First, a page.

Camera in hand, Gilberto Cardenas has chronicled his journey from soldier to undergrad researcher. His photographs have appeared in international scientific journals.

At 30, Gilberto Cardenas has seen more of the world than most UC Irvine undergraduates — and he’s got the photos to prove it.

A stint in the Army took the Mexico-born Californian to South Carolina, Georgia and Germany. “It was physically and mentally hard,” he says. “So I decided to try photography as a hobby to relieve the stress.” A camera became his constant companion, and Cardenas discovered he had talent.

His images of exotic fish have made the covers of international
scientific journals. He’s filmed underwater videos of manta rays and
sharks on a National Geographic Society-funded expedition off the coast
of Cancun, Mexico. And he has become an unofficial UCI campus
photographer, taking pictures for Student Affairs of staff and students
and shooting outreach activities.

“I’ve experienced a lot of life at a young age. I’ve traveled; I’ve explored,” says Cardenas, a fifth-year applied mathematics major. “My background has given me a focus, a direction in which I want to go.”

He’s come a long way from his childhood roots. When he was 8, Cardenas immigrated with his family to Costa Mesa. “I grew up in a bad part of town; there were gangs and shootings,” he says. “My parents were always working, and we didn’t have role models.

A lot of my friends became drug dealers, and some went to jail. I didn’t want to end up like them, so I decided to get away from it all and join the military.”

Cardenas served six years as a helicopter crew chief. He also went back to school, attending colleges wherever he was deployed before transferring to UCI from Orange Coast College two years ago. Since then, Cardenas has seen even more of the world — as a student researcher in the biomechanics lab of his mentor, Matthew McHenry, assistant professor of ecology & evolutionary biology.

“Ecology & evolutionary biology has its own math,” he says. “And the data we collect and information we present relies on images. I love the fact that I can combine various disciplines in this field. It’s a mix of art and science.”

“Professor McHenry’s cool. He talks to me as though we’re on the same level, not like teacher to student. He lets me work in his lab and run my own experiments,” says Cardenas, who’s currently examining how zebra fish detect changes in water pressure to evade predators.

For his part, McHenry says Cardenas has “such an amiable personality that my colleagues, grad students and fellow undergraduates greatly enjoy his presence in the lab. He’s highly curious and independent and makes major contributions to the projects he’s working on.”

In April 2009, Cardenas was the only undergraduate to participate in an on-site study of Mexican blind cave fish. His intended probe of the fish’s predator-prey interactions turned into an investigation of why many cave populations near San Luis Potosi, Mexico, were going extinct.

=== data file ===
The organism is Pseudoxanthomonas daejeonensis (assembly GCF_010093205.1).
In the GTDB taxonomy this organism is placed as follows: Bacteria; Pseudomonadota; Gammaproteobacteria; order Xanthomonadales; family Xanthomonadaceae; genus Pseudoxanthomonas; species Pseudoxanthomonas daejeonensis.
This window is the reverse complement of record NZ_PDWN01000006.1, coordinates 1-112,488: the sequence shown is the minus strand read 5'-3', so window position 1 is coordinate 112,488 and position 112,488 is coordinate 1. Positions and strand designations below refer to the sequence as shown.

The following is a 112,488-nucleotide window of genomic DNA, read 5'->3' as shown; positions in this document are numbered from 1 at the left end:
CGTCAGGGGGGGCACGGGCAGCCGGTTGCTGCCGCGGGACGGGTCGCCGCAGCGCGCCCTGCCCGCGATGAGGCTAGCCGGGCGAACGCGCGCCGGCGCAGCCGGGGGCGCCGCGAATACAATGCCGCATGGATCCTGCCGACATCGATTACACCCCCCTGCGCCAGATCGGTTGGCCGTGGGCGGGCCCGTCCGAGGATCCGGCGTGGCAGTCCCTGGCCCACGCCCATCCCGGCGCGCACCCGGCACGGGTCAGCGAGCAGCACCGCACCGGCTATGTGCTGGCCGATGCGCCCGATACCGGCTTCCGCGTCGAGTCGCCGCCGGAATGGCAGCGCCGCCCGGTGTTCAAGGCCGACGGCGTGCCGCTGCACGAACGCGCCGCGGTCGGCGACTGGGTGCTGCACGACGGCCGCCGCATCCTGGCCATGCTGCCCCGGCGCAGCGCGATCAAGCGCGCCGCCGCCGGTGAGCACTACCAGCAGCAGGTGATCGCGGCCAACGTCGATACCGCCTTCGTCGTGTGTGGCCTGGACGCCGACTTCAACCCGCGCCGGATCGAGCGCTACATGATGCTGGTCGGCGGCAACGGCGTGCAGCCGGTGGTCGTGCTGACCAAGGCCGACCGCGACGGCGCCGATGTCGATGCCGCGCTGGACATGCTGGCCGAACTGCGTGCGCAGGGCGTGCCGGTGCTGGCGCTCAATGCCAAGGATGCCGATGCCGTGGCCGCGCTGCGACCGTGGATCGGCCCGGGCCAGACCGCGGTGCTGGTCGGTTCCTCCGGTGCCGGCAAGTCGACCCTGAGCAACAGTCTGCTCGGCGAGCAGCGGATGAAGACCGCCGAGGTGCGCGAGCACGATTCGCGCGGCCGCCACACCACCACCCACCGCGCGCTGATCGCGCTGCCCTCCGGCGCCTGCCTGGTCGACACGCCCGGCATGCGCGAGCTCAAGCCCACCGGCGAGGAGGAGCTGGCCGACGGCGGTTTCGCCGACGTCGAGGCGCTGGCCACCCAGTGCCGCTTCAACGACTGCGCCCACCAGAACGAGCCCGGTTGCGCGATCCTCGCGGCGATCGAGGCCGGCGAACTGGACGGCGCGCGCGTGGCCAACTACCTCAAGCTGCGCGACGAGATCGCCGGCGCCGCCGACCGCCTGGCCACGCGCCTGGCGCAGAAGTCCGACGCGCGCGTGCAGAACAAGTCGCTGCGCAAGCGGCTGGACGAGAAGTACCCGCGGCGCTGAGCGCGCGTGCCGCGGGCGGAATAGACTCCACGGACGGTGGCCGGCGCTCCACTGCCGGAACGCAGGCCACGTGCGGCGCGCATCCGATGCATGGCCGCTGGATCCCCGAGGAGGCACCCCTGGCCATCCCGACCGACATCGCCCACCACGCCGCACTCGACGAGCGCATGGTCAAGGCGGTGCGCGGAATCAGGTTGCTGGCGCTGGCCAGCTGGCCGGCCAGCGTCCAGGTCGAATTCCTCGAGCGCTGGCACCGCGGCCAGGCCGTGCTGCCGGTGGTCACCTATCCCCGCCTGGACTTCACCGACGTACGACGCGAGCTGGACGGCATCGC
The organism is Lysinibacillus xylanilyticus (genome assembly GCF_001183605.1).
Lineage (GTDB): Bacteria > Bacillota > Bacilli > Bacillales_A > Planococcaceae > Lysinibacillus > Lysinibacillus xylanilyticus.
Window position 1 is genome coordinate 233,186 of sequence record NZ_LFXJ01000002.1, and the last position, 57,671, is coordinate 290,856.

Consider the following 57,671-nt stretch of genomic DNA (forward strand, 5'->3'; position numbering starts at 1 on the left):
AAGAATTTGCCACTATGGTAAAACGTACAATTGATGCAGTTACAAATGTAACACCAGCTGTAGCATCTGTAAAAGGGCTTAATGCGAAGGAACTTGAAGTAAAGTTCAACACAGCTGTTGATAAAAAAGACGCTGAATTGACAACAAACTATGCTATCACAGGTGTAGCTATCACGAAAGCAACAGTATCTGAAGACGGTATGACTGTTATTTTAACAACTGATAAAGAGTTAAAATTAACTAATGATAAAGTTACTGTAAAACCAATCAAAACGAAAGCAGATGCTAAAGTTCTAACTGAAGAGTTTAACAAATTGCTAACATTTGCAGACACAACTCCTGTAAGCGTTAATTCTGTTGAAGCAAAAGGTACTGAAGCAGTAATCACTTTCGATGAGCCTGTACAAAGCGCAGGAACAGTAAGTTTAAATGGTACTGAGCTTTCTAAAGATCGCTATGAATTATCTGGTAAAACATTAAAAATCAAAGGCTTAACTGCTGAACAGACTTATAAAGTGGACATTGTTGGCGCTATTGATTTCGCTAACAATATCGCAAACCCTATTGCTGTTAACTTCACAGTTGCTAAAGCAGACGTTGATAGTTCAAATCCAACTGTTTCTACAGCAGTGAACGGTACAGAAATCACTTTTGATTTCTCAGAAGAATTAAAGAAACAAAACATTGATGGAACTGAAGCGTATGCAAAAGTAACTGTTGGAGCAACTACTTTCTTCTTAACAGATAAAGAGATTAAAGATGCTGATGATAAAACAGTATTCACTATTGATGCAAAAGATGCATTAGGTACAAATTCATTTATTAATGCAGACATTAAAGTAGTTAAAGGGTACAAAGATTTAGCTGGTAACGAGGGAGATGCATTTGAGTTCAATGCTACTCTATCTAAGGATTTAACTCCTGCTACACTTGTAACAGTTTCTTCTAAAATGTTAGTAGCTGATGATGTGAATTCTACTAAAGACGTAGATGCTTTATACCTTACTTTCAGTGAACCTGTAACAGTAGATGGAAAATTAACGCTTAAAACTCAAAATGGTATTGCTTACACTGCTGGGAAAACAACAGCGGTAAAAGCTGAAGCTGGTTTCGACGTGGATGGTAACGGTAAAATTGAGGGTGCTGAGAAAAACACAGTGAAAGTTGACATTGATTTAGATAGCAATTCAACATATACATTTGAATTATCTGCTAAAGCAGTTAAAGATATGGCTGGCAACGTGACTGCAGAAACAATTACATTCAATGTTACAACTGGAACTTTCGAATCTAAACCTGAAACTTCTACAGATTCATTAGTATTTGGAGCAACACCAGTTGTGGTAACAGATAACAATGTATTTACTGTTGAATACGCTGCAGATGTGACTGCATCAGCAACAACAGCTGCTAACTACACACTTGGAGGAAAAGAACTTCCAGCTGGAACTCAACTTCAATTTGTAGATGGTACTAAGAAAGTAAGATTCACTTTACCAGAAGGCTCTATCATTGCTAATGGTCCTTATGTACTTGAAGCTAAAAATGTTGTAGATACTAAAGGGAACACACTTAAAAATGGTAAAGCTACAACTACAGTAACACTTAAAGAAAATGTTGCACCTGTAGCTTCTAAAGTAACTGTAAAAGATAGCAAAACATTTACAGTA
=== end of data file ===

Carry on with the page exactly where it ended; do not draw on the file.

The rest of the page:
After interviewing local residents, Cardenas determined that dynamiting in area mines had opened cracks in some coastal caves, allowing the water to seep out — an important finding that he shared with biologists who were puzzled by the species’ declining numbers.

Cardenas’ camera has helped him pursue his academic interests: “Photography has lots of math and science behind it, and by understanding simple and complex equations, I get to create images full of information for scientific use.”

His shot of spiral-shaped hagfish, boneless creatures that live at the bottom of the ocean, was featured on the October cover of Zoology to illustrate an article (PDF) by Adam Summers, associate professor of biological sciences and engineering, and his photo of a shiner fish appeared on the cover of the April 2010 Journal of Experimental Biology.

This summer, Cardenas faced his toughest assignment: filming whale sharks and giant mantas — some with 20-foot wingspans — in the waters off Cancun. Once again, he found himself the only undergraduate among experienced doctoral students.

“I was really scared. I thought I’d be the person in the boat, but I was the person in the water,” he says. “Whale sharks are filter feeders — they don’t have teeth. But I was worried that sharks with teeth would show up.”

Cardenas says he’s gained valuable experience presenting his research at conferences through UCI’s California Alliance for Minority Participation, which helps underrepresented minority students earn degrees in science, technology, engineering and mathematics, and he’s a Southern California Edison Scholar. After graduating next June, he hopes to enter an interdisciplinary graduate program that will allow him to pursue photography, biology and math. “I want to continue learning and exploring,” he says. And maybe see some more of the world.

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